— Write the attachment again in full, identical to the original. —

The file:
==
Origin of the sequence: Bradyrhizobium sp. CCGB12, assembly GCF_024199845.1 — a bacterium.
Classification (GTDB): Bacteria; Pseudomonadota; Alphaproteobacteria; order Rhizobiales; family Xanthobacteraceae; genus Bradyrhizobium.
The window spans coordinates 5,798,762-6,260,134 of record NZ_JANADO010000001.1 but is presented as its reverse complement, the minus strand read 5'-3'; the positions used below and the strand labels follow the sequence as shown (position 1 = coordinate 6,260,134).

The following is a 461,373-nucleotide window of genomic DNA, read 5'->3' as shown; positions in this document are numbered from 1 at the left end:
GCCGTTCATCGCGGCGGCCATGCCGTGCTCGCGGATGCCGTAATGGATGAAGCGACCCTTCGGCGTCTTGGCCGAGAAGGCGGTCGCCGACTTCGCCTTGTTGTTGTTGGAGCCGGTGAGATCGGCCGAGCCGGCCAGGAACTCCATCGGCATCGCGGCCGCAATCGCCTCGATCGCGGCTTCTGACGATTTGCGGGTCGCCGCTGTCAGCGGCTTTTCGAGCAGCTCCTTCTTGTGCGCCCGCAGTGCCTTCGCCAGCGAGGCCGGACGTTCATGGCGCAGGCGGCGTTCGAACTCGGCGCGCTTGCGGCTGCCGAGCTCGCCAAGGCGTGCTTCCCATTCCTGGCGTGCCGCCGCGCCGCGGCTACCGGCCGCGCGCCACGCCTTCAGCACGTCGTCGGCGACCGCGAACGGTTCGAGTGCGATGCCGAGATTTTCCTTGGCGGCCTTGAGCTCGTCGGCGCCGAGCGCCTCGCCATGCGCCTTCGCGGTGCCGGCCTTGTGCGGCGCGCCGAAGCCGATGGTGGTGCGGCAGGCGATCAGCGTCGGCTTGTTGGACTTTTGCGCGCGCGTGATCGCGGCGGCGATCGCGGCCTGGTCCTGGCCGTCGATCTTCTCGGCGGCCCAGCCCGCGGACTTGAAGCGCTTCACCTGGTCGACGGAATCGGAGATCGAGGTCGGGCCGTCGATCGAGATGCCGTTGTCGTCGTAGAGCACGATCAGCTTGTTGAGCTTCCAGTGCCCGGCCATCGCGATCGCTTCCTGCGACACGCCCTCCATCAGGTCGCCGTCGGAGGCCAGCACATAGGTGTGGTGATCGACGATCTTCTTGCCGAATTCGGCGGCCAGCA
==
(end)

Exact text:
Origin of the sequence: Bradyrhizobium sp. CCGB12, assembly GCF_024199845.1 — a bacterium.
Classification (GTDB): Bacteria; Pseudomonadota; Alphaproteobacteria; order Rhizobiales; family Xanthobacteraceae; genus Bradyrhizobium.
The window spans coordinates 5,798,762-6,260,134 of record NZ_JANADO010000001.1 but is presented as its reverse complement, the minus strand read 5'-3'; the positions used below and the strand labels follow the sequence as shown (position 1 = coordinate 6,260,134).

The following is a 461,373-nucleotide window of genomic DNA, read 5'->3' as shown; positions in this document are numbered from 1 at the left end:
GCCGTTCATCGCGGCGGCCATGCCGTGCTCGCGGATGCCGTAATGGATGAAGCGACCCTTCGGCGTCTTGGCCGAGAAGGCGGTCGCCGACTTCGCCTTGTTGTTGTTGGAGCCGGTGAGATCGGCCGAGCCGGCCAGGAACTCCATCGGCATCGCGGCCGCAATCGCCTCGATCGCGGCTTCTGACGATTTGCGGGTCGCCGCTGTCAGCGGCTTTTCGAGCAGCTCCTTCTTGTGCGCCCGCAGTGCCTTCGCCAGCGAGGCCGGACGTTCATGGCGCAGGCGGCGTTCGAACTCGGCGCGCTTGCGGCTGCCGAGCTCGCCAAGGCGTGCTTCCCATTCCTGGCGTGCCGCCGCGCCGCGGCTACCGGCCGCGCGCCACGCCTTCAGCACGTCGTCGGCGACCGCGAACGGTTCGAGTGCGATGCCGAGATTTTCCTTGGCGGCCTTGAGCTCGTCGGCGCCGAGCGCCTCGCCATGCGCCTTCGCGGTGCCGGCCTTGTGCGGCGCGCCGAAGCCGATGGTGGTGCGGCAGGCGATCAGCGTCGGCTTGTTGGACTTTTGCGCGCGCGTGATCGCGGCGGCGATCGCGGCCTGGTCCTGGCCGTCGATCTTCTCGGCGGCCCAGCCCGCGGACTTGAAGCGCTTCACCTGGTCGACGGAATCGGAGATCGAGGTCGGGCCGTCGATCGAGATGCCGTTGTCGTCGTAGAGCACGATCAGCTTGTTGAGCTTCCAGTGCCCGGCCATCGCGATCGCTTCCTGCGACACGCCCTCCATCAGGTCGCCGTCGGAGGCCAGCACATAGGTGTGGTGATCGACGATCTTCTTGCCGAATTCGGCGGCCAGCA